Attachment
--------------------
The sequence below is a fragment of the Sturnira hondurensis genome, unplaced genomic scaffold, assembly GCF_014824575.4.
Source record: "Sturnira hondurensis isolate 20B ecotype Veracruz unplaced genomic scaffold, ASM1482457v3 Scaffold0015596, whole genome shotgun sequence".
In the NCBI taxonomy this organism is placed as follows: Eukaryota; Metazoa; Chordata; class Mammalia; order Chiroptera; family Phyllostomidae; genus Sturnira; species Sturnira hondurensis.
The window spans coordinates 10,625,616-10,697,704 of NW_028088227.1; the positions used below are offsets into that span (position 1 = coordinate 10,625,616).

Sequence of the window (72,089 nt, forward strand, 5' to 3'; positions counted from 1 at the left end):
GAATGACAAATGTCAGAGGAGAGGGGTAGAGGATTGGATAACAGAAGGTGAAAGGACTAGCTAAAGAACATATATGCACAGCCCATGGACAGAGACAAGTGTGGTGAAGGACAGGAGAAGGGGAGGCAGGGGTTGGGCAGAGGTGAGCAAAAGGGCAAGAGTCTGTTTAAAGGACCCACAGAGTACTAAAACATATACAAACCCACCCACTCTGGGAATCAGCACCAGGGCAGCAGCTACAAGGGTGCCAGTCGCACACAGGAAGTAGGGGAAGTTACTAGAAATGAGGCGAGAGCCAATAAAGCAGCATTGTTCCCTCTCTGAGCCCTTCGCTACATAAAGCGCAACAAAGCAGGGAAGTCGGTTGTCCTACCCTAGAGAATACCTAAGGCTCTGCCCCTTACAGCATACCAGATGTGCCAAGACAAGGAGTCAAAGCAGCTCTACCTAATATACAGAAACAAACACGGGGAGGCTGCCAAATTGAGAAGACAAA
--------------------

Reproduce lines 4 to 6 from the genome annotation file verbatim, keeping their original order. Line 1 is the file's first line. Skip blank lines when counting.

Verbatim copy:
The window spans coordinates 10,625,616-10,697,704 of NW_028088227.1; the positions used below are offsets into that span (position 1 = coordinate 10,625,616).

Sequence of the window (72,089 nt, forward strand, 5' to 3'; positions counted from 1 at the left end):
GAATGACAAATGTCAGAGGAGAGGGGTAGAGGATTGGATAACAGAAGGTGAAAGGACTAGCTAAAGAACATATATGCACAGCCCATGGACAGAGACAAGTGTGGTGAAGGACAGGAGAAGGGGAGGCAGGGGTTGGGCAGAGGTGAGCAAAAGGGCAAGAGTCTGTTTAAAGGACCCACAGAGTACTAAAACATATACAAACCCACCCACTCTGGGAATCAGCACCAGGGCAGCAGCTACAAGGGTGCCAGTCGCACACAGGAAGTAGGGGAAGTTACTAGAAATGAGGCGAGAGCCAATAAAGCAGCATTGTTCCCTCTCTGAGCCCTTCGCTACATAAAGCGCAACAAAGCAGGGAAGTCGGTTGTCCTACCCTAGAGAATACCTAAGGCTCTGCCCCTTACAGCATACCAGATGTGCCAAGACAAGGAGTCAAAGCAGCTCTACCTAATATACAGAAACAAACACGGGGAGGCTGCCAAATTGAGAAGACAAA